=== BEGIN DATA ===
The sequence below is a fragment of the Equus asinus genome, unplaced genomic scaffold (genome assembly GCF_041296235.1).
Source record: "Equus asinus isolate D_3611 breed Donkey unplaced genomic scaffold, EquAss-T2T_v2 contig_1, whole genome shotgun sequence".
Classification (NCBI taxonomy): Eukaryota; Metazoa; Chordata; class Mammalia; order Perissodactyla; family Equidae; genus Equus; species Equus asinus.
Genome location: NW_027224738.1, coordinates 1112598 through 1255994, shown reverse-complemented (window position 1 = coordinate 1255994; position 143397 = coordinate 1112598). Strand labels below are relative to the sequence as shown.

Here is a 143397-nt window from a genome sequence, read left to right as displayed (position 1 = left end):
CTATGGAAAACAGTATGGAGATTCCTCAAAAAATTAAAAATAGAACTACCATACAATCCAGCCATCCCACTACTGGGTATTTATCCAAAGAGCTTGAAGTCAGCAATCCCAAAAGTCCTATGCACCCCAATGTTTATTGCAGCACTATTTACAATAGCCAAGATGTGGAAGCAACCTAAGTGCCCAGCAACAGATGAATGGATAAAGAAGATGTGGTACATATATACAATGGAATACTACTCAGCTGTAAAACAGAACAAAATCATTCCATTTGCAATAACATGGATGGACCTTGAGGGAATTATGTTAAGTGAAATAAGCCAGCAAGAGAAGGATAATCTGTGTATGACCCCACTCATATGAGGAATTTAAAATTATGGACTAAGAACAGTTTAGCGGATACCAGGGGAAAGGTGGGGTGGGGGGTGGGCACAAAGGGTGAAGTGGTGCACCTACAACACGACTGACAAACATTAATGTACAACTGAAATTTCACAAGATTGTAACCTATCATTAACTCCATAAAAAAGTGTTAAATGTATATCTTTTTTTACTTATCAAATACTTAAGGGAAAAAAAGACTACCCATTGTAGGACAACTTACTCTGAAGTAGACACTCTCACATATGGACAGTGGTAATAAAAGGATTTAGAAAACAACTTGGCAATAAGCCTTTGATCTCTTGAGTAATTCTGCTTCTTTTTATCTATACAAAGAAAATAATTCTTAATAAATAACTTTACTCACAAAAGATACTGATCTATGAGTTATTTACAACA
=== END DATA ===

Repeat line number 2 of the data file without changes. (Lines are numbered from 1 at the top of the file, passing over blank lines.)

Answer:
Source record: "Equus asinus isolate D_3611 breed Donkey unplaced genomic scaffold, EquAss-T2T_v2 contig_1, whole genome shotgun sequence".